Every now and then you get a glimpse of where the true power is over at Powerlineblog. Today Scott Johnson has a post up titled "Coming attractions," that publicizes two upcoming conservative movement events.
The first is the "Winston Churchill Dinner" being held by the Claremont Institute in California next month. Johnson and his partner in publishing John Hinderaker, are both "fellows" there. The Institute itself is partially funded by conservative philanthropy, receiving at least $9 million since 1985. The keynote speaker, and recipient of the Institute's "2007 Statesmanship Award," will be Donald Rumsfeld, who has numerous ties to conservative philanthropy, including a new appointment as a visiting scholar at the Hoover Institution, one of the top policy shops receiving conservative philanthropy. Doing the presenting will be none other than the Bookie of Virtue Bill Bennett, who is also a Claremont Institute Fellow, and is as central to conservative philanthropy as you can get. Johnson calls Bennett a "Powerline friend" in his post.
The second event is the "fall briefing" for a local Twin Cities "think tank" the Center of the American Experiment (CAE). When last we heard from CAE its future seemed to be in doubt due to internal divisions that resulted in the departure of senior staff and the return of the institution's founder Mitch Pearlstein. The Center has gotten a fair amount from conservative philanthropy, and if you look at its roster and events you can tell it is deeply intertwined in both the national conservative movement and Republican politics. Unsurprisingly Johnson is also a board member there, and Hinderaker was in the past.
The speaker at the CAE event will be none other than Bill Kristol, who's going to talk about "The New World," which I guess is code for the predicament Republicans now find themselves in. Kristol, son of one of the movement's founders, sits at the nexus of conservative philanthropy, media and politics. His organization, the Project for The New American Century, laid the groundwork for the invasion of Iraq, the most foolish war in 2,000 years (according to Martin Van Creveld).
A look at the CAE's quarterly publication reveals authors from across the conservative movement, including Johnson and Hinderaker, Chester Finn, Vin Weber, Sally Pipes, Abigail Thernstrom, Jean Bethke Elshtain, David Frum, David Blankenhorn, Wade Horn, Maggie Gallagher, and many more. Two writers for the CAE quarterly are now in positions of power at the Minneapolis Star Tribune. One is Doug Tice, who was a conservative editorial writer at the St. Paul Pioneer Press who is now the political editor at the Star Tribune (not kidding). The second is Katherine Kersten, who was in on the founding of the CAE, has held numerous positions there (including paid ones), and was an op-ed writer at the Trib. After Kersten was removed from the op-ed page at the paper she got a job there as a news columnist, a job she holds to this very day. Kersten is so political, in fact, that she was on a small, select committee that picked people for top jobs in Republican Minnesota Governor Tim Pawlenty's administration.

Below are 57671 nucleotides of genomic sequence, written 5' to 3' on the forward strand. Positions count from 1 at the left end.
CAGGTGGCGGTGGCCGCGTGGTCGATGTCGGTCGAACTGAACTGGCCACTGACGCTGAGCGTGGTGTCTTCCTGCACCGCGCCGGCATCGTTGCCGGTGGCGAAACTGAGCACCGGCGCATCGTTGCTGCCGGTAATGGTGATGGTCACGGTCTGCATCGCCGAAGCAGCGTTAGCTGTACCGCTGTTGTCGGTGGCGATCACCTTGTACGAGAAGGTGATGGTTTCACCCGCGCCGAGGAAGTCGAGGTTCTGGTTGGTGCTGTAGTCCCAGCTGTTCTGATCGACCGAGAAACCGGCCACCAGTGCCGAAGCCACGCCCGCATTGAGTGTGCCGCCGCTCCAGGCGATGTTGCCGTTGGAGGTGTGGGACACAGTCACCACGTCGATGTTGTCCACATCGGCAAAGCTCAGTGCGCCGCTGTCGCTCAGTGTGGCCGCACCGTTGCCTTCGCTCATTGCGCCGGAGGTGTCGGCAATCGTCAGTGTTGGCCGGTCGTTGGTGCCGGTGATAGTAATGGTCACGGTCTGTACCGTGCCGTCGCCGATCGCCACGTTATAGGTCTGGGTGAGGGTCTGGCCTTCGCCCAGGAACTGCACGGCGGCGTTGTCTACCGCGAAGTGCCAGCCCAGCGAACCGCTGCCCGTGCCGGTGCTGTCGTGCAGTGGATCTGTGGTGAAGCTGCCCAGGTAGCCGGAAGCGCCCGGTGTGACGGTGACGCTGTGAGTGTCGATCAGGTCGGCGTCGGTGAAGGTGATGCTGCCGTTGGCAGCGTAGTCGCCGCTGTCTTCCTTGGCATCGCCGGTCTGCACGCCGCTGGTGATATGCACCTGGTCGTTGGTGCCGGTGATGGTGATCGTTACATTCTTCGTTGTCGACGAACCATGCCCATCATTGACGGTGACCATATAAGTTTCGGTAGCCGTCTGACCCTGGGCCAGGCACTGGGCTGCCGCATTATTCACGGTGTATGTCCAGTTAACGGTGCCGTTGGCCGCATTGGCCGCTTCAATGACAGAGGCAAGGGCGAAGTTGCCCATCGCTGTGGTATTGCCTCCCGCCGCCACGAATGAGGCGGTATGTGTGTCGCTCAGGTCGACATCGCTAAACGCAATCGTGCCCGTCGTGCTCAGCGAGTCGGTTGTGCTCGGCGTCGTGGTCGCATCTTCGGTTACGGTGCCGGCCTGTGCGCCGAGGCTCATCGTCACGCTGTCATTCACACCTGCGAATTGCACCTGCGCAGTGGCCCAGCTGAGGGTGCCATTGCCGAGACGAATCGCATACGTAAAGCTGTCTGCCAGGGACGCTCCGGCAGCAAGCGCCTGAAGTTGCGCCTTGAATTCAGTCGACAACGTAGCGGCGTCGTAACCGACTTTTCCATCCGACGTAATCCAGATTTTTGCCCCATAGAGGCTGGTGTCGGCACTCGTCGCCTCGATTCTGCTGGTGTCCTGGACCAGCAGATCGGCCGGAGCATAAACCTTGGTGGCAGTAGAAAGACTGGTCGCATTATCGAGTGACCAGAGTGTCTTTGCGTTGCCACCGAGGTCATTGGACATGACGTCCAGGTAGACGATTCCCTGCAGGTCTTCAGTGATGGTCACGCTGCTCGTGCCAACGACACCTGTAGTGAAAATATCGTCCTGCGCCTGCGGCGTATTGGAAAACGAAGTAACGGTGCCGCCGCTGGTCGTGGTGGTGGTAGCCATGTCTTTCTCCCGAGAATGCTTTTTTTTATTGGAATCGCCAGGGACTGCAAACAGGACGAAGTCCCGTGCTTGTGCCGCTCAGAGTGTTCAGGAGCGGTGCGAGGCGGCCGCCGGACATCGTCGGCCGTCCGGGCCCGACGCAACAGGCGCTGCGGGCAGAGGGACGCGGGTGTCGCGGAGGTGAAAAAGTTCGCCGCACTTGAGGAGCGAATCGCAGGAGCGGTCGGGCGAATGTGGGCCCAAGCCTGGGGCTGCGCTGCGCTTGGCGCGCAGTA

As I have argued in numerous venues, the CAE is a "think tank" in name only; it is really an extension of the Republican party, and a cog in the larger conservative movement. The fact that a good friend of theirs is the political editor at the Trib, and one of its founders is a news columnist are indicators of a strong influence on the definition of news in the Twin Cities. Kersten herself often works in tandem with Powerlineblog; frequently you'll see a particular topic covered by Johnson or Hinderaker, only to have the story appear in Kersten's column shortly thereafter. It works the other way, too. In another post just above the one referenced in this post Johnson links to three recent Kersten columns warning of the anarchy awaiting the country for tolerating Critical Mass bike rides.
When Kersten was appointed as a news columnist I complained to the paper's Reader's Rep (who has since been reassigned) that I knew of no news columnists who hadn't come up through the ranks of reporting. She tried to convince me, unsuccessfully, that Kersten had previous journalistic experience, but the truth is that she hadn't any. In actuality Kersten was and is a career movement conservative, working not just at CAE but also as a board member at the odious Institute on Religion and Democracy.
In their own way the conservatives have setup an institutional supply-side structure for getting their message out. First they create and subsidize hundreds of institutions like Claremont and CAE; next they find reliable Republicans to staff them. These institutions then create content for media dissemination, which is taken care of by blogs like Powerline and columnists like Kersten. Paul Krugman recently wrote that Americans don't like conservative and Republican policies on most major issues, and haven't for some time. Yet, Republicans keeps racking up political success stories. Krugman argues the reason for this dichotomy resides in the power of the conservative movement. He's on to something.